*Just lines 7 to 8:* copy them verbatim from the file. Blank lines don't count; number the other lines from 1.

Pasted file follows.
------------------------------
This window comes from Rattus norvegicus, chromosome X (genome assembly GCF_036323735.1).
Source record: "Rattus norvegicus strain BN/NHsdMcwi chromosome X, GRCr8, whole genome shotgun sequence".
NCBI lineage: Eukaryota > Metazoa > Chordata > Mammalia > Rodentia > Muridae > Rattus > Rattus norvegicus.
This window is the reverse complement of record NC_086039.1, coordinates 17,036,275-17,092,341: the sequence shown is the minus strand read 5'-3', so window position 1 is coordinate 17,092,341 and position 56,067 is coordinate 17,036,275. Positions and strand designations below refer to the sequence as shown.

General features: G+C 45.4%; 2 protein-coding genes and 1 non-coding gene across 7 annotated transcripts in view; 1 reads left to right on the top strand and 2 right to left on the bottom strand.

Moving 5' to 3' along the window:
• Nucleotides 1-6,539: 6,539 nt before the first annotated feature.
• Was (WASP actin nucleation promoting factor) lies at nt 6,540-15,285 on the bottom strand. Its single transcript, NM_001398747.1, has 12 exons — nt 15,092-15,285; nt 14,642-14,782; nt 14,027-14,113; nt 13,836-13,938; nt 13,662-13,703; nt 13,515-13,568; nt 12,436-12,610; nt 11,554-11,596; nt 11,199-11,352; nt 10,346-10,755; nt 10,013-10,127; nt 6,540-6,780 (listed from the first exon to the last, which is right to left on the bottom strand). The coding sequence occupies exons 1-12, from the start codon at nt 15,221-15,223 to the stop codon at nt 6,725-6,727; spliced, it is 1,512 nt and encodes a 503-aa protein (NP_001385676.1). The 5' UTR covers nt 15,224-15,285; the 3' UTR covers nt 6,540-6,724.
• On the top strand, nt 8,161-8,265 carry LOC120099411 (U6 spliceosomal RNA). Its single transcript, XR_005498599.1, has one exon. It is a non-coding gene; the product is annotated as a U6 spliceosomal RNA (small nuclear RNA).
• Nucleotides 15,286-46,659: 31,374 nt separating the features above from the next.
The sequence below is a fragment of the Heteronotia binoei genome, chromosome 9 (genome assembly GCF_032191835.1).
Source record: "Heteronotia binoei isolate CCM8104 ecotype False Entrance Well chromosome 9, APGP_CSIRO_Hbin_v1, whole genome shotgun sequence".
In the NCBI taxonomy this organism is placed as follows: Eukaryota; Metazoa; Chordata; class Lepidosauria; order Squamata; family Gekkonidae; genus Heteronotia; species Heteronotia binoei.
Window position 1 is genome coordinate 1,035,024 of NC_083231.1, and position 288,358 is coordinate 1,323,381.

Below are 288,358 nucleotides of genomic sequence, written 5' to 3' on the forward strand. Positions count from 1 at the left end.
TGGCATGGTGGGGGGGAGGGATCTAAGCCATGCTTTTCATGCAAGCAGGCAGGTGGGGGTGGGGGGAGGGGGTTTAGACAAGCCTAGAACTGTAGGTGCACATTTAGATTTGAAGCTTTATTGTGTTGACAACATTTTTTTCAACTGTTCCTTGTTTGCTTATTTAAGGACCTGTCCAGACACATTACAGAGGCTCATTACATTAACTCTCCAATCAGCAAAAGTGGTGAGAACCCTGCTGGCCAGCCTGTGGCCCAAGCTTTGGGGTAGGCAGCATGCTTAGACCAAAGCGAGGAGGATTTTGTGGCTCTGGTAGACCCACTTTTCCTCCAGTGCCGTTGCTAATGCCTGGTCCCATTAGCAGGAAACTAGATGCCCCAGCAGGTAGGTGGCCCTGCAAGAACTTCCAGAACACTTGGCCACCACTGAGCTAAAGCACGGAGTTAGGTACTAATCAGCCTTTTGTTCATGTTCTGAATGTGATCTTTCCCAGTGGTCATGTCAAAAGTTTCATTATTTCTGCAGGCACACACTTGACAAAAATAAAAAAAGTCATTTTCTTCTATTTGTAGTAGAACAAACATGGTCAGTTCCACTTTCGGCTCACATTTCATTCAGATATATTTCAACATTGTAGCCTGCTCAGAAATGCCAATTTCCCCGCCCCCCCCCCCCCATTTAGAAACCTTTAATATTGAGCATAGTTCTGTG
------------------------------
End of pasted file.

• Nucleotides 1-6,539: 6,539 nt before the first annotated feature.
• Was (WASP actin nucleation promoting factor) lies at nt 6,540-15,285 on the bottom strand. Its single transcript, NM_001398747.1, has 12 exons — nt 15,092-15,285; nt 14,642-14,782; nt 14,027-14,113; nt 13,836-13,938; nt 13,662-13,703; nt 13,515-13,568; nt 12,436-12,610; nt 11,554-11,596; nt 11,199-11,352; nt 10,346-10,755; nt 10,013-10,127; nt 6,540-6,780 (listed from the first exon to the last, which is right to left on the bottom strand). The coding sequence occupies exons 1-12, from the start codon at nt 15,221-15,223 to the stop codon at nt 6,725-6,727; spliced, it is 1,512 nt and encodes a 503-aa protein (NP_001385676.1). The 5' UTR covers nt 15,224-15,285; the 3' UTR covers nt 6,540-6,724.